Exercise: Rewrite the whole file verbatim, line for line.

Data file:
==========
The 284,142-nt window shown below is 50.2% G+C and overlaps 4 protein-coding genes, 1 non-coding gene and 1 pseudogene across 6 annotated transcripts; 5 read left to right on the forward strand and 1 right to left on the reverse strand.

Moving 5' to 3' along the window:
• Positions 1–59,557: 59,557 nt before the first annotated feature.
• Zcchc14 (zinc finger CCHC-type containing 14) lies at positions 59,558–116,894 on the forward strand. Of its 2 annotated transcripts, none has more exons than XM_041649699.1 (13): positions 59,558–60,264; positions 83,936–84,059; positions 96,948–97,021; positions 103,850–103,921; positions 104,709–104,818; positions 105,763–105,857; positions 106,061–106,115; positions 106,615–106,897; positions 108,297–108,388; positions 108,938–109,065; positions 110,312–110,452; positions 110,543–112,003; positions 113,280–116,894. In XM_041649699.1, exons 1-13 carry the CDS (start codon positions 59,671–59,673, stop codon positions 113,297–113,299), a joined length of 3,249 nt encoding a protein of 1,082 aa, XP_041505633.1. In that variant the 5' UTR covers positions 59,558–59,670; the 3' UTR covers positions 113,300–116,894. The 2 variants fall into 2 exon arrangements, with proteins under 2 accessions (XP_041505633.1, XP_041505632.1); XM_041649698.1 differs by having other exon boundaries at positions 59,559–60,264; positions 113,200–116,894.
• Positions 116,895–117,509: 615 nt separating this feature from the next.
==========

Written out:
The 284,142-nt window shown below is 50.2% G+C and overlaps 4 protein-coding genes, 1 non-coding gene and 1 pseudogene across 6 annotated transcripts; 5 read left to right on the forward strand and 1 right to left on the reverse strand.

Moving 5' to 3' along the window:
• Positions 1–59,557: 59,557 nt before the first annotated feature.
• Zcchc14 (zinc finger CCHC-type containing 14) lies at positions 59,558–116,894 on the forward strand. Of its 2 annotated transcripts, none has more exons than XM_041649699.1 (13): positions 59,558–60,264; positions 83,936–84,059; positions 96,948–97,021; positions 103,850–103,921; positions 104,709–104,818; positions 105,763–105,857; positions 106,061–106,115; positions 106,615–106,897; positions 108,297–108,388; positions 108,938–109,065; positions 110,312–110,452; positions 110,543–112,003; positions 113,280–116,894. In XM_041649699.1, exons 1-13 carry the CDS (start codon positions 59,671–59,673, stop codon positions 113,297–113,299), a joined length of 3,249 nt encoding a protein of 1,082 aa, XP_041505633.1. In that variant the 5' UTR covers positions 59,558–59,670; the 3' UTR covers positions 113,300–116,894. The 2 variants fall into 2 exon arrangements, with proteins under 2 accessions (XP_041505633.1, XP_041505632.1); XM_041649698.1 differs by having other exon boundaries at positions 59,559–60,264; positions 113,200–116,894.
• Positions 116,895–117,509: 615 nt separating this feature from the next.